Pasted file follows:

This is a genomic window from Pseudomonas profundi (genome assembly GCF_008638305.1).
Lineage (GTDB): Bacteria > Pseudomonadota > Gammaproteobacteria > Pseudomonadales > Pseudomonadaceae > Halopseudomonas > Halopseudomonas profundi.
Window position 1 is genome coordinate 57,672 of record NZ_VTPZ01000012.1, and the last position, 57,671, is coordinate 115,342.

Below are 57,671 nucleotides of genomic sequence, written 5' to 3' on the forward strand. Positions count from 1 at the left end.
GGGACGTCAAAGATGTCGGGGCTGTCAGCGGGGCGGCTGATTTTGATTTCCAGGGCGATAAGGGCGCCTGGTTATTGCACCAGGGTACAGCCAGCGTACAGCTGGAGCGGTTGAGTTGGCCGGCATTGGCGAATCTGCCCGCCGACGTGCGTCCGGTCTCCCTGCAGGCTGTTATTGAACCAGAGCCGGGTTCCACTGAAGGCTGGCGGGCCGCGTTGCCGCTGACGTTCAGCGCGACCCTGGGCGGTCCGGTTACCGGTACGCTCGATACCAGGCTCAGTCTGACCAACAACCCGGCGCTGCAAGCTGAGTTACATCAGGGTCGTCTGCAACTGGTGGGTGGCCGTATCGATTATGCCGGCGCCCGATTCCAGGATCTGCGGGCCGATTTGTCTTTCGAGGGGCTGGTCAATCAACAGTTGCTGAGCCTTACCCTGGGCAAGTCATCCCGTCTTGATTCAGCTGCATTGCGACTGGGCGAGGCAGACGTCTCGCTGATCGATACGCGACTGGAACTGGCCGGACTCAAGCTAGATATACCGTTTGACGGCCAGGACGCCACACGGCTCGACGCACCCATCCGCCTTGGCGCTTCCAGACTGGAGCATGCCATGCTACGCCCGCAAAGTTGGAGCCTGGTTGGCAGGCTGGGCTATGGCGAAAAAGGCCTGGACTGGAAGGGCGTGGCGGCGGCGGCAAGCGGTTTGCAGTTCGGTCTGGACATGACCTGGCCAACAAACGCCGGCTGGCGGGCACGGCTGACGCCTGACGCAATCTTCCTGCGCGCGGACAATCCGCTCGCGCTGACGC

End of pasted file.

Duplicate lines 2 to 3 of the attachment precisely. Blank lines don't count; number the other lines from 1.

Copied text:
Lineage (GTDB): Bacteria > Pseudomonadota > Gammaproteobacteria > Pseudomonadales > Pseudomonadaceae > Halopseudomonas > Halopseudomonas profundi.
Window position 1 is genome coordinate 57,672 of record NZ_VTPZ01000012.1, and the last position, 57,671, is coordinate 115,342.